The News Media Law enables the MPC to arbitrate civil and criminal complaints against journalists before they are referred to a court, though the council is often bypassed and complaints sent direct to police. At least 10 Myanmar journalists have spent time behind bars since the start of the year, in cases that sidestepped the council’s arbitration procedures, Reuters reported.
MPC vice-chairman U Aung Hla Tun called at the December 20 news conference for the abolition of laws that have been used to jail journalists.
“Not only [the Official Secrets Act]. There are a lot of laws that need to be abolished or amended,” he said. “The Unlawful Associations Act, which was enacted over 100 years ago. And also the modern-day laws like [section] 66(d) [of the Telecommunications Law], and then also the media law. We need to fix them.”
The arrest of Wa Lone and Kyaw Soe Oo prompted an outpouring of condemnation from many countries, as well as the United Nations and international and domestic media groups, amid fears about a fresh crackdown on press freedom in the wake of the crisis in Rakhine State.
Ma Pan Ei Mon, Wa Lone’s wife, said she had grave concerns for her partner’s welfare.
“Between December 12 and now, I’ve not yet met with him and no authorities have come to tell me where he is,” she told Frontier on December 20.
U Hline Tint Zin Wai, a member of the Protection Committee for Myanmar Journalists, said a campaign for the release of the pair would continue. Journalists who support the campaign are wearing black clothes.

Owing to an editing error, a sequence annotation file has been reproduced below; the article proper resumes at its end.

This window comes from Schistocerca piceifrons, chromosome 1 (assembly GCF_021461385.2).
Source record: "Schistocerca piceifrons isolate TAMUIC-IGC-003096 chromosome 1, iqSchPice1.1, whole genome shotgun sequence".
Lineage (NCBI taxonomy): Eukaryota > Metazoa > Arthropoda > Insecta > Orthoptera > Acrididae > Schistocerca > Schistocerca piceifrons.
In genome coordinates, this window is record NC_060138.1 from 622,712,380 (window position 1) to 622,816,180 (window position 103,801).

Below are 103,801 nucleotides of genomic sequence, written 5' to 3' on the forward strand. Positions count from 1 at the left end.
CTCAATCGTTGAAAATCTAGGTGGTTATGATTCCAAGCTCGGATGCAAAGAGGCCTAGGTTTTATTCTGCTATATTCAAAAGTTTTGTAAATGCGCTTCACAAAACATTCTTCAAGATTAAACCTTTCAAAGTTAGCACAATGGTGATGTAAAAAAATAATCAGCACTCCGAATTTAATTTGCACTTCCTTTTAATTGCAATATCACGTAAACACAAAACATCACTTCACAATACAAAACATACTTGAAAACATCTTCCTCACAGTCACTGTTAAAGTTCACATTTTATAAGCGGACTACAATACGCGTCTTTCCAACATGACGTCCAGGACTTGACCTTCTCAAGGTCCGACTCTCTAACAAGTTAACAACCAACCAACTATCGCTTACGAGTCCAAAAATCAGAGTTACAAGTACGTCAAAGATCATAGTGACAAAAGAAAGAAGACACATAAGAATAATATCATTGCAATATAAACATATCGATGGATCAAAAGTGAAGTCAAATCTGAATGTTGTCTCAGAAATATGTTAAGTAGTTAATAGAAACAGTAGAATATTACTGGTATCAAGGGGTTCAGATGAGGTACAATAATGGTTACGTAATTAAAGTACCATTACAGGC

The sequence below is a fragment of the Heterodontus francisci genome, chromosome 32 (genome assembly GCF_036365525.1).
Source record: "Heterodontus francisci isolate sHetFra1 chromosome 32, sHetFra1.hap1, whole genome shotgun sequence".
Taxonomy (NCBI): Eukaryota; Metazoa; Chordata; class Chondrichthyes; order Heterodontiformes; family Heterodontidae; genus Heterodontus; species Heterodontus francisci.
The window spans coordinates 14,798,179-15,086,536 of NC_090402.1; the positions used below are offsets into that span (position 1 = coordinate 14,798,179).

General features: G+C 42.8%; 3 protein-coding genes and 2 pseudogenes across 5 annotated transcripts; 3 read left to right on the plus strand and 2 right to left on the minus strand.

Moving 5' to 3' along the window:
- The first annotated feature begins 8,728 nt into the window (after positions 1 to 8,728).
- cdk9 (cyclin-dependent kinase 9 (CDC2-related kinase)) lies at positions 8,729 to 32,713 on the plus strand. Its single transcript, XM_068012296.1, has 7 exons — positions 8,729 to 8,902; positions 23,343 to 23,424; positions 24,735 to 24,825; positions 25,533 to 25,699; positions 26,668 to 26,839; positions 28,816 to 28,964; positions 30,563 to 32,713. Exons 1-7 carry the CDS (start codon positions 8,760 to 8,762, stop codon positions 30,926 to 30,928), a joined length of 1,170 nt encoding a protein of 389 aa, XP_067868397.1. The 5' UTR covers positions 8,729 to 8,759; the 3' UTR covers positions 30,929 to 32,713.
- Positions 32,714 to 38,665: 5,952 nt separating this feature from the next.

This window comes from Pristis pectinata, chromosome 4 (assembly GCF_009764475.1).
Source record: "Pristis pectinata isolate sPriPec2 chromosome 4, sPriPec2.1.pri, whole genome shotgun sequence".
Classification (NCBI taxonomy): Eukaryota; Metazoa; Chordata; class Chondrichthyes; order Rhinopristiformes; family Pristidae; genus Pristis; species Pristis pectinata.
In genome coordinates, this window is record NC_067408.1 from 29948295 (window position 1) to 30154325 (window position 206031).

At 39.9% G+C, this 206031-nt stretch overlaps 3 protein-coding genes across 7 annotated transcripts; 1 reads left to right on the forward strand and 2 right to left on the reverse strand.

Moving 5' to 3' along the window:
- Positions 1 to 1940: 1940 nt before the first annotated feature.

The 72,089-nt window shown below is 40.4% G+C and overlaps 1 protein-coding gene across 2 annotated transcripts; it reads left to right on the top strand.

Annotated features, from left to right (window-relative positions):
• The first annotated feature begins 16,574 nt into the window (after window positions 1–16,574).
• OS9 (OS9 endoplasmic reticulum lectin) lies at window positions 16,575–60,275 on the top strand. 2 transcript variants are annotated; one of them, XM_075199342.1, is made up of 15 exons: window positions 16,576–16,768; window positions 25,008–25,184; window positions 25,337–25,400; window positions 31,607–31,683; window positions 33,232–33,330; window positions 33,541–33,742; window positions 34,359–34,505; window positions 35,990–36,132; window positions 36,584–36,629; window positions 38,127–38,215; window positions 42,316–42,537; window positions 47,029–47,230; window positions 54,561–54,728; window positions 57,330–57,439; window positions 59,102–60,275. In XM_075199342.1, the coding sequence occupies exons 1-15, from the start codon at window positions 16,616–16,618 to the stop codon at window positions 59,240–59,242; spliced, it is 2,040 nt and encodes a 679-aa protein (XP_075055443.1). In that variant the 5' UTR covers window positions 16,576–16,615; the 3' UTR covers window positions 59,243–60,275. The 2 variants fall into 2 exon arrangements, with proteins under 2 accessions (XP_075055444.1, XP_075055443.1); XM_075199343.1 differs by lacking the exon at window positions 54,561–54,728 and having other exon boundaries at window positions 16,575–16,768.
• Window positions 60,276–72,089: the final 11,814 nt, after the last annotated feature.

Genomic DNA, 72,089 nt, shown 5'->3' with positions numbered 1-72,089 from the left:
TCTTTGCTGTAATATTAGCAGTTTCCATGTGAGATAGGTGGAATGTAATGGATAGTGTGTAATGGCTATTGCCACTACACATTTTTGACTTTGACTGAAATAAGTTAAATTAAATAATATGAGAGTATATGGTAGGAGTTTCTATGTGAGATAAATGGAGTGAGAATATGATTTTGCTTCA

“We have to keep holding our black campaign and we may also have to hold protests,” Hline Tint Zin Wai said. “Nowadays, all of us, the Myanmar journalists, have to clear up the doubts of our people and explain to them that journalists are not ordinary criminals or spies working for other countries.”
After a closed-door meeting of the MPC on December 19, its secretary, U Thiha Saw, said the council would organise a media trip for local journalists to northern Rakhine with or without government approval.
“We wish to see more independently and locally reported stories on the Rakhine crisis,” he said. “We want to show the world that we do have independent private media in Myanmar.”
The government had denied media access to northern Rakhine since the violence began on August 25 but has arranged visits for small groups of journalists chaperoned by representatives of the Tatmadaw and the Ministry of Information.
Ko Hline Tint Zin Wai questioned why the MPC appeared to be differentiating between foreign and Myanmar journalists. He noted that the trip to Rakhine was just intended for local media organisations and that the council also appeared to be reluctant to tackle cases involving journalists working for foreign media – not only Wa Lone and Kyaw Soe Oo, but also Ko Aung Naing Soe, who was arrested with journalists from Turkish broadcaster TRT in October.
“I can’t understand why most people in Myanmar think like that,” he said. “All the journalists, whether they are working for foreign or domestic media, should be able to receive the same treatment.”
Kyaw Soe Oo’s sister, Ma Nyo Nyo Aye, said she doesn’t know much about her brother’s work as a journalist. She described him as a good-natured person with a love for literature and helping others.
Zayar Hlaing expressed sadness at a lack of public understanding about the role and importance of ethical journalism and said an awareness campaign was needed.
“We will need to annul these delusions by ensuring we meet our professional responsibility to provide accurate, timely and impartial information,” he said.
“We need to demonstrate to the public that we do our work according to the principles and ethics of real journalism.”
Chit Su cried continuously while talking about her husband.
“He is a good guy and a good son to his mother as well. He is supporting not only us but also his mother. Please free him.”
Chit Su said her daughter shows her love for Kyaw Soe Oo every night before she goes to bed.
“She kisses her father’s pillow and pays obeisance to his place on the bed.”
TOP PHOTO: Ma Pan Ei Mon holds a photo of her husband, Reuters journalist Ko Wa Lone. (Nyein Su Wai Kyaw Soe | Frontier)